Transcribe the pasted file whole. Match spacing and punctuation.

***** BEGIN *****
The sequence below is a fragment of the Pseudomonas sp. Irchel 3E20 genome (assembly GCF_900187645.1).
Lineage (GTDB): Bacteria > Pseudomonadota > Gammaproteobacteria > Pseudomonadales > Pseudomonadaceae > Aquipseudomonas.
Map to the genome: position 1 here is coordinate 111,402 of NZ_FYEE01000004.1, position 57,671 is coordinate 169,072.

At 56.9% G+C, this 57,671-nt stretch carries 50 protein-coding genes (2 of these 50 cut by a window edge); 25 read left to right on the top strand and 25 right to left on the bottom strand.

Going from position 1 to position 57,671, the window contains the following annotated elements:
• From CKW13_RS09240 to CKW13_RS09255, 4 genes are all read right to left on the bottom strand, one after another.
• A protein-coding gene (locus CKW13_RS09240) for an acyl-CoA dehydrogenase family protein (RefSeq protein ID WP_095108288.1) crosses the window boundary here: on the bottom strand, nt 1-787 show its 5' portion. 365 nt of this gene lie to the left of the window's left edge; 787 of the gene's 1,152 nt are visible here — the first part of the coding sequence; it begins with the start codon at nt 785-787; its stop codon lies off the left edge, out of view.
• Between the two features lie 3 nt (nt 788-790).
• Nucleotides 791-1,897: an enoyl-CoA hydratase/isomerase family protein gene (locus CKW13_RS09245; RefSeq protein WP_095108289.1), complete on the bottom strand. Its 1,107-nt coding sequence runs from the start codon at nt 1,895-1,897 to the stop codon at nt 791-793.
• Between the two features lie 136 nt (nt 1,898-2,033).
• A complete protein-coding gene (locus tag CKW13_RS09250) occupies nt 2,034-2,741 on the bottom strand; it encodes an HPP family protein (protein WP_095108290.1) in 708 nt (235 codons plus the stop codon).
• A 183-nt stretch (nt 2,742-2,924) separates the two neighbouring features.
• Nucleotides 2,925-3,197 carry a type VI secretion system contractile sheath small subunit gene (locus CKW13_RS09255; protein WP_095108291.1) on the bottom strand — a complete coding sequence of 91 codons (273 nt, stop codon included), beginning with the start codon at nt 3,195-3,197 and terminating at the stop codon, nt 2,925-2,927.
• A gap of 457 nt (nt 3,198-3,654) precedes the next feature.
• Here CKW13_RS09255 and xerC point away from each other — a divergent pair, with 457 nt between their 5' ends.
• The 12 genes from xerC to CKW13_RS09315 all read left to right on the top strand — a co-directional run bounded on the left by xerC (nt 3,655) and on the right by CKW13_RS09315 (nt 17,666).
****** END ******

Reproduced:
The sequence below is a fragment of the Pseudomonas sp. Irchel 3E20 genome (assembly GCF_900187645.1).
Lineage (GTDB): Bacteria > Pseudomonadota > Gammaproteobacteria > Pseudomonadales > Pseudomonadaceae > Aquipseudomonas.
Map to the genome: position 1 here is coordinate 111,402 of NZ_FYEE01000004.1, position 57,671 is coordinate 169,072.

At 56.9% G+C, this 57,671-nt stretch carries 50 protein-coding genes (2 of these 50 cut by a window edge); 25 read left to right on the top strand and 25 right to left on the bottom strand.

Going from position 1 to position 57,671, the window contains the following annotated elements:
• From CKW13_RS09240 to CKW13_RS09255, 4 genes are all read right to left on the bottom strand, one after another.
• A protein-coding gene (locus CKW13_RS09240) for an acyl-CoA dehydrogenase family protein (RefSeq protein ID WP_095108288.1) crosses the window boundary here: on the bottom strand, nt 1-787 show its 5' portion. 365 nt of this gene lie to the left of the window's left edge; 787 of the gene's 1,152 nt are visible here — the first part of the coding sequence; it begins with the start codon at nt 785-787; its stop codon lies off the left edge, out of view.
• Between the two features lie 3 nt (nt 788-790).
• Nucleotides 791-1,897: an enoyl-CoA hydratase/isomerase family protein gene (locus CKW13_RS09245; RefSeq protein WP_095108289.1), complete on the bottom strand. Its 1,107-nt coding sequence runs from the start codon at nt 1,895-1,897 to the stop codon at nt 791-793.
• Between the two features lie 136 nt (nt 1,898-2,033).
• A complete protein-coding gene (locus tag CKW13_RS09250) occupies nt 2,034-2,741 on the bottom strand; it encodes an HPP family protein (protein WP_095108290.1) in 708 nt (235 codons plus the stop codon).
• A 183-nt stretch (nt 2,742-2,924) separates the two neighbouring features.
• Nucleotides 2,925-3,197 carry a type VI secretion system contractile sheath small subunit gene (locus CKW13_RS09255; protein WP_095108291.1) on the bottom strand — a complete coding sequence of 91 codons (273 nt, stop codon included), beginning with the start codon at nt 3,195-3,197 and terminating at the stop codon, nt 2,925-2,927.
• A gap of 457 nt (nt 3,198-3,654) precedes the next feature.
• Here CKW13_RS09255 and xerC point away from each other — a divergent pair, with 457 nt between their 5' ends.
• The 12 genes from xerC to CKW13_RS09315 all read left to right on the top strand — a co-directional run bounded on the left by xerC (nt 3,655) and on the right by CKW13_RS09315 (nt 17,666).